A full Care Order until 18 was granted by the District Court in a provincial city for a young child [D] whose parents were drug-users. Three older children of the mother were already in care.
The social work team leader told the court that the Child and Family Agency had received a referral from the ante-natal unit when the mother was about five months pregnant, as she was not attending all her pre-natal appointments. A case conference decided an Emergency Care Order would be sought when the child was born. She was born six weeks premature, and there was concern about her suffering from opiate withdrawal, but the child was healthy. She came into care with the agreement of her parents.
The team leader said she had been the mother’s social worker when an older child was taken into care. The mother received a number of supports, and there was positive engagement with the social work department. However, when they discovered she was pregnant again she denied it.
The parents’ solicitor said that there was a concern the team leader’s relationship with the mother had been spoiled by what happened when the older child was taken into care.
“It was difficult,” acknowledged the team leader.
Solicitor: “She sees you as the enemy, the person who took her child. Then she is approached by that person who asks if she is pregnant. Is it not reasonable that she feared you would take this child? It is only human nature to deny she is pregnant.”
Team leader: “There seems to be a pattern of blaming her parents, the social work department, anyone except herself.”
Solicitor: “Your involvement in this case was inappropriate from the state.”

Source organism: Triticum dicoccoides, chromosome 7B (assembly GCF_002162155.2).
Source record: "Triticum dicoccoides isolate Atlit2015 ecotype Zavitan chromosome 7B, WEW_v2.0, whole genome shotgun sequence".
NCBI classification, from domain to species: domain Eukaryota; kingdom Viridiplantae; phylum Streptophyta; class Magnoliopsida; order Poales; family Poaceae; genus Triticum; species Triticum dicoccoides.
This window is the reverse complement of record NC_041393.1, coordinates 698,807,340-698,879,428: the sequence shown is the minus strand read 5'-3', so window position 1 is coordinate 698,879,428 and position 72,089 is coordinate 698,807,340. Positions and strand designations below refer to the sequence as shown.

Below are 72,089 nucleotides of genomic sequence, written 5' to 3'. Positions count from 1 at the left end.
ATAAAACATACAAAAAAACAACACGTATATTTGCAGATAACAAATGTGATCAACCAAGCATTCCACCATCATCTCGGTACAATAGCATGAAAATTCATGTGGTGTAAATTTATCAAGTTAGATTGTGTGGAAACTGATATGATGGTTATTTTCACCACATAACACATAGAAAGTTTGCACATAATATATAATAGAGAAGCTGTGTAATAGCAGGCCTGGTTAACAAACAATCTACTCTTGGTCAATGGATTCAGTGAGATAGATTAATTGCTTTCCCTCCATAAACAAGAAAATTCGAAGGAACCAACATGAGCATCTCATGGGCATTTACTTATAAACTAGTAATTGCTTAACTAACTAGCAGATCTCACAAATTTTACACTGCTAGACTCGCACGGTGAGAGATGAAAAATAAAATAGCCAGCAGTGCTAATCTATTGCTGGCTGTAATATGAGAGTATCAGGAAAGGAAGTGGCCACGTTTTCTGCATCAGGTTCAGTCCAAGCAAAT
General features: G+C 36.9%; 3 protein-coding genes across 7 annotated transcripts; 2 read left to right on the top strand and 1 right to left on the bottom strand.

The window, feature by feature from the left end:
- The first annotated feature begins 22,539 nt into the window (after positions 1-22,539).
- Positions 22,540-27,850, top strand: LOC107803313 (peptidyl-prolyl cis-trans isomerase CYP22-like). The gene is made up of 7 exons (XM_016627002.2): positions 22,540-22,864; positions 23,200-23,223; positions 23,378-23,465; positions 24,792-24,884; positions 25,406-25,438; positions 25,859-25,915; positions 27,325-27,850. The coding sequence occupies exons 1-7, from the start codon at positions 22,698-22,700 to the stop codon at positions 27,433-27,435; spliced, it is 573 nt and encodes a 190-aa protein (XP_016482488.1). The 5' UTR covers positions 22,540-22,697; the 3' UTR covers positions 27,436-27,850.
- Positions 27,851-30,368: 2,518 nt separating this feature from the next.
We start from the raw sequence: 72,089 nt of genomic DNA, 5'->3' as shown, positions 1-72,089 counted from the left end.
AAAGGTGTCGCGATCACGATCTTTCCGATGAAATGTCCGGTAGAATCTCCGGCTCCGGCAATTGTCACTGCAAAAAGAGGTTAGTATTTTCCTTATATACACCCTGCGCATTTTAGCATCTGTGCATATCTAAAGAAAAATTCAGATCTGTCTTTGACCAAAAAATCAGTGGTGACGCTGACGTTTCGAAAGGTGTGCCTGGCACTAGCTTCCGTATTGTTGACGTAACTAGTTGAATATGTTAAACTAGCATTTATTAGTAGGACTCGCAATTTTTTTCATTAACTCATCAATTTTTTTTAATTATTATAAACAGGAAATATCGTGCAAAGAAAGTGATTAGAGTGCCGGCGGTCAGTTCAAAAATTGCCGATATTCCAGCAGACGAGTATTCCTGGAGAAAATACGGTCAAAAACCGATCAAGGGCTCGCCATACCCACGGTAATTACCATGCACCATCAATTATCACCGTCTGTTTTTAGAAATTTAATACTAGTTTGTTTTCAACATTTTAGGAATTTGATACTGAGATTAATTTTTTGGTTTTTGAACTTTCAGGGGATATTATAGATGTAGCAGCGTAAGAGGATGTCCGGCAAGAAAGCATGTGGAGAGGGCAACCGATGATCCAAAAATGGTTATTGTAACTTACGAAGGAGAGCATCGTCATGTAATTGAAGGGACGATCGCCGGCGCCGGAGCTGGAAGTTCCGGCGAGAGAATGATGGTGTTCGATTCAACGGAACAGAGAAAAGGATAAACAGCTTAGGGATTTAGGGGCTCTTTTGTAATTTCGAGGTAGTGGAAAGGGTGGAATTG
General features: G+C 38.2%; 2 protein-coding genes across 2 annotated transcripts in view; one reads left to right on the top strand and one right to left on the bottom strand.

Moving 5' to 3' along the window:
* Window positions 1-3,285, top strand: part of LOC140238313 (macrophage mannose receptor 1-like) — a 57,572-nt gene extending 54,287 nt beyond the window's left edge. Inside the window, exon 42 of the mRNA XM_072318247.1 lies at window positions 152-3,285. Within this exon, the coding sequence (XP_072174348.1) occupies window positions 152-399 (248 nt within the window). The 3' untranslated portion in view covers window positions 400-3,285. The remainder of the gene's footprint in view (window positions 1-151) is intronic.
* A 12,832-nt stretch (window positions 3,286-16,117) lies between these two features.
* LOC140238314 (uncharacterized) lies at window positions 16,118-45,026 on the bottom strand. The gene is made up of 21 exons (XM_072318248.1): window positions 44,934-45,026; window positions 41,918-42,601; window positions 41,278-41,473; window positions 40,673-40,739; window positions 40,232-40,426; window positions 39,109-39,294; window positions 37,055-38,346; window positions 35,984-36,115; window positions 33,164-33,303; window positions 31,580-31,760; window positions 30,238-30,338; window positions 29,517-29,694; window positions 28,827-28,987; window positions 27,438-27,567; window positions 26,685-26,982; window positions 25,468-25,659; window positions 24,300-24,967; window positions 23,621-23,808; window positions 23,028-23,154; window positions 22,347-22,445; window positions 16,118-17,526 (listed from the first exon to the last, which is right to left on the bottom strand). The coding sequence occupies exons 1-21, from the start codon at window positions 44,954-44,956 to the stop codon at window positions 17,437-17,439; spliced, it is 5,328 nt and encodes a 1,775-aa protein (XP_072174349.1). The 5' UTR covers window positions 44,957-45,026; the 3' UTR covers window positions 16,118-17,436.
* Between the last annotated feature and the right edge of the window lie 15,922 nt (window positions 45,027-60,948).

Team Leader: “No. We could have worked on her addiction.” She said she did not accept that her relationship with the mother was “poisonous”, it was always very professional.
Solicitor: “Look at [the parents’] presentation today. They are well-dressed, they were on time. They do not look like people in the throes of a heroin addiction.” He said there had been no opiates in the parents’ system for about five months. He said that when her two oldest children, now in their late teens, had been taken into care, the mother had been in a relationship that had resulted in her being drawn into criminality and heroin addiction.
She then looked after a third child until she was five, when this child was taken into care under a Care Order, contested by the mother.
The mother was now in a new relationship with the father of the child who was the subject of these proceedings, the solicitor said. He had no criminal convictions for a considerable length of time. They were clearly affectionate with their child, and she was affectionate towards them. The team leader agreed.
The social worker for this infant said the child was generally healthy and developing as she should be. This social worker had become involved in the case shortly after the baby’s birth. He identified some risk factors, including the long history of opiate misuse. He said that, in order to be reunited with her baby, the mother should have 12 months clean of opiates. There was also concern about the father’s substance misuse.
There was a child protection conference (CPC) in January 2015. Up until then the social work department had been trying to get a voluntary arrangement in order to avoid court proceedings, which could be adversarial. The CPC drew up a plan, which included a parenting course. The parents completed that. “We were really frank with them in relation to fully engaging with the substance misuse services,” the social worker said.
Part of the plan was supervised screening for substances. The father engaged about half the time. In September 2015 tests showed heroin use. The father was hostile and confrontational. There was a lack of engagement with parenting supports. There were clean screens for drug use, but the parents needed to engage with the professionals and not be confrontational. There was continuing concern about their engagement and the opiate screens, and the social work department felt the threshold had been reached for a full Care Order.